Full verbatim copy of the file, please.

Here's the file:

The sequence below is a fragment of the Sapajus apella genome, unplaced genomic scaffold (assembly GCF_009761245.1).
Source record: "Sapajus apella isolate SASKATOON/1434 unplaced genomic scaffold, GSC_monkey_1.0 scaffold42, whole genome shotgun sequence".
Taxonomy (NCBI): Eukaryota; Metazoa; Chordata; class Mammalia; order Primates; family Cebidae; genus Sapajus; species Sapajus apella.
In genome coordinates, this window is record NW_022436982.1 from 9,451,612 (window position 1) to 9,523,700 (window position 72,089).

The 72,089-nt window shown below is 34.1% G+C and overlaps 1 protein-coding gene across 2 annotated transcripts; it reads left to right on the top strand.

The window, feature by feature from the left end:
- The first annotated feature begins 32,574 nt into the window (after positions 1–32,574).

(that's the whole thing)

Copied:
The sequence below is a fragment of the Sapajus apella genome, unplaced genomic scaffold (assembly GCF_009761245.1).
Source record: "Sapajus apella isolate SASKATOON/1434 unplaced genomic scaffold, GSC_monkey_1.0 scaffold42, whole genome shotgun sequence".
Taxonomy (NCBI): Eukaryota; Metazoa; Chordata; class Mammalia; order Primates; family Cebidae; genus Sapajus; species Sapajus apella.
In genome coordinates, this window is record NW_022436982.1 from 9,451,612 (window position 1) to 9,523,700 (window position 72,089).

The 72,089-nt window shown below is 34.1% G+C and overlaps 1 protein-coding gene across 2 annotated transcripts; it reads left to right on the top strand.

The window, feature by feature from the left end:
- The first annotated feature begins 32,574 nt into the window (after positions 1–32,574).